I ask more of a movement in the future. I ask for a movement which will be genuinely revolutionary, which was the promise of integralism, and which drew young people like me who were dissatisfied with life and felt guilty participating in a culture, in a society that we felt, that we feel reproduces injustice and pain and mutilates human souls, and want something else. People like me who are drawn to this stuff, we are drawn by the promise for a revolutionary life where we get to serve the purpose of changing society and getting it to the next developmental stage where the problems of modern life are resolved for all practical purposes. I mean there can be residuals of them, but the problems of life are resolved, so that there is this revolutionary rage, but tempered rage, against modern life that, “no this is not good enough. Going to school for instance growing up here, it’s not fair enough. It not doesn’t make sense enough,” then seeing the labor market and what life is like for many people, “it’s not good enough. Seeing how we treat the animals. See how we destroy the environment. It’s not good enough. I want more. We have higher potential. ….So I mean how do we get serious about this? The integral perspective is so powerful, so why does it not produce anything better than that?…We can create new movements and create, change institutions… [interviewer interjects] it isn’t so much that we take them over but that a pattern that we understand allows them to evolve naturally into another structure that accounts for our needs and our aspirations and our life support systems and doesn’t self-destruct, that doesn’t create misery…and we’re needing a viable and truly new human politics that has to be brought into being on many levels. There is a spiritual dimension to this in the sense that we have to go through personal transformation. (Patten, 2019, 45:00)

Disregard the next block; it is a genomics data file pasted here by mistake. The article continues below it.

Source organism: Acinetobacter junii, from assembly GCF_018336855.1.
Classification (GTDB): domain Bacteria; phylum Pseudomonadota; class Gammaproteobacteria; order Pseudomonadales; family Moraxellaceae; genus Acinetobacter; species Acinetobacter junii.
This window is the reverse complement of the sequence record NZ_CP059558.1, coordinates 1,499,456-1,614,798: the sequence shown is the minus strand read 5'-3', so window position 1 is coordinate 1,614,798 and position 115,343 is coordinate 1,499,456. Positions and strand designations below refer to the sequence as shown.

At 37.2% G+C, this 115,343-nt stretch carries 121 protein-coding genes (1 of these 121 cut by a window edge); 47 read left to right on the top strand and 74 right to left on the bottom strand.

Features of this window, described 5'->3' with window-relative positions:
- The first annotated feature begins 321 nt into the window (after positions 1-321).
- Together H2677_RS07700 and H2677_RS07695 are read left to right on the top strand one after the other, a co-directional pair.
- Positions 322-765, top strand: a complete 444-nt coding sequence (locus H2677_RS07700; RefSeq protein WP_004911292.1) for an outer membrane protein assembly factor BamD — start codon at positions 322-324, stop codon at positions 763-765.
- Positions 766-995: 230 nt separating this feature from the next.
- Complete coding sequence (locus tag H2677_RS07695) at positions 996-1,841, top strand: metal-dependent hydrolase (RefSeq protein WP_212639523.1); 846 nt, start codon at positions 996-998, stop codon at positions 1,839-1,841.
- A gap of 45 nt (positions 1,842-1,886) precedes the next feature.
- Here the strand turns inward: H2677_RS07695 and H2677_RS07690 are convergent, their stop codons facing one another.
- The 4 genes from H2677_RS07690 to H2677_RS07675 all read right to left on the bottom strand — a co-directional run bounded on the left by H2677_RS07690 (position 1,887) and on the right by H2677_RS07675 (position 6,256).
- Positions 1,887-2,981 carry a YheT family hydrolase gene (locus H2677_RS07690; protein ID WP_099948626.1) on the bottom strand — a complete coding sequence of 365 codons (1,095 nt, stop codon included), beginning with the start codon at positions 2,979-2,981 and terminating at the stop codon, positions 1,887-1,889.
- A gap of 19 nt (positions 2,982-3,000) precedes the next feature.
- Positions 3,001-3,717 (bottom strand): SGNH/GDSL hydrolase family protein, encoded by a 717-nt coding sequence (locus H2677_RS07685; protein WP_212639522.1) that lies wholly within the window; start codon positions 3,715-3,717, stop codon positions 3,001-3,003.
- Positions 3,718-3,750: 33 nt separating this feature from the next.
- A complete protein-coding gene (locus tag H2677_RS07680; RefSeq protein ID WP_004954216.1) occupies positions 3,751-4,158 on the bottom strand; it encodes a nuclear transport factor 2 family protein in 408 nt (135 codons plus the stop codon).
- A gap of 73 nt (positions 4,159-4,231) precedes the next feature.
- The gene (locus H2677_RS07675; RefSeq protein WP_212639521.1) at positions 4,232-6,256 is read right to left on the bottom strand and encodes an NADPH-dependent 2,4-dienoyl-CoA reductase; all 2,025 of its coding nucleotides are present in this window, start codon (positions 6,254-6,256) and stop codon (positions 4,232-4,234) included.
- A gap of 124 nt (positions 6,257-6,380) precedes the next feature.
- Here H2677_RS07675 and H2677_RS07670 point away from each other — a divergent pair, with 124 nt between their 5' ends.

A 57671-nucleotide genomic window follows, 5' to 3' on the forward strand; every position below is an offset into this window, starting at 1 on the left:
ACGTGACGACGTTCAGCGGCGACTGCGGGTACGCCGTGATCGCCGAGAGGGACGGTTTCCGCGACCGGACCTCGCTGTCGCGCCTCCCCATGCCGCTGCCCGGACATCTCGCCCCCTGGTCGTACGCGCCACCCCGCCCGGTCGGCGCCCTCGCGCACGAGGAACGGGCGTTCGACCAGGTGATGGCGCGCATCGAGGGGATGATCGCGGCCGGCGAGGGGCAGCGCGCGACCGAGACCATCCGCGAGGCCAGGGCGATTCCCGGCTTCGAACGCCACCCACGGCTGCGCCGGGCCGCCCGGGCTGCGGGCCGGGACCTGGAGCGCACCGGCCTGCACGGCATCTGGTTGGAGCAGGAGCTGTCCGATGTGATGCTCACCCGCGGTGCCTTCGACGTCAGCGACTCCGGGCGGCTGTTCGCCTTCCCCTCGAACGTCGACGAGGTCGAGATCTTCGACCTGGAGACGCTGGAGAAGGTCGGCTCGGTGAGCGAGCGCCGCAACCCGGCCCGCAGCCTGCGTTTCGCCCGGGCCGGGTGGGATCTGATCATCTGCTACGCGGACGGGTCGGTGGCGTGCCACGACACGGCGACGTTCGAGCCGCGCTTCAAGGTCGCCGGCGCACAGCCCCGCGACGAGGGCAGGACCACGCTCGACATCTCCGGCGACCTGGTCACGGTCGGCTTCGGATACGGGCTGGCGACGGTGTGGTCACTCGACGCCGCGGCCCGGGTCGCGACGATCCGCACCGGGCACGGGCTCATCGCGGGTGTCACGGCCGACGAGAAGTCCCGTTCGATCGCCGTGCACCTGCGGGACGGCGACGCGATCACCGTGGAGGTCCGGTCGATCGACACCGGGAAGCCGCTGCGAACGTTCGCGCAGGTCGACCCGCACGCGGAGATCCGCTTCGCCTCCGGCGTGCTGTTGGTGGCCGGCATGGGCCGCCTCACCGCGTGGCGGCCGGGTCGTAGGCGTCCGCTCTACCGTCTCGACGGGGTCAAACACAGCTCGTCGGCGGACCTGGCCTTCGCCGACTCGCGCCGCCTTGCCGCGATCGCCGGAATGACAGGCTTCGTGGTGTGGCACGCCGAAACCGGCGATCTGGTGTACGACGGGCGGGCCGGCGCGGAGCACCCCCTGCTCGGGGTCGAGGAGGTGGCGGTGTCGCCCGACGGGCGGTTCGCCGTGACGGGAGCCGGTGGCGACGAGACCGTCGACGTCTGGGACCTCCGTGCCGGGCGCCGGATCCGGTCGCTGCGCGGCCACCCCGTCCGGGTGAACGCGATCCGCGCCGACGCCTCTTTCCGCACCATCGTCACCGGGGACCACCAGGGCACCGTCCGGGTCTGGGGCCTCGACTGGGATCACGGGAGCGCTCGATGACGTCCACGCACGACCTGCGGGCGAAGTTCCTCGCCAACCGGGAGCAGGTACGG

Mentoring. Seek out mentoring. If there’s been someone you know personally who inspired you, who you have admired, tell them about their influence on you. If you can’t think of anyone, even a high school teacher who was encouraging or inspiring. It takes courage to face possible disinterest, but even a single advice session could be useful. Tell them you’d like some advice and offer to take them to lunch at a place and time convenient to them. Tell them about your project. Seek one piece of advice from them, follow it, and then report back about how it went. Ask or suggest how you can be helpful to this advisor, and in return you free up some of their time to counsel you. There are many people who would and could help you make more progress than you could on your own, but your initiative is key. If you have the resources to pay for personal coaching or therapy, do so. You might ask them for a certain number of sessions if it isn’t feasible to make it an ongoing process. If you don’t trust your gut as to whether their counsel is relevant to you, talk it over with peers who can see your potential biases.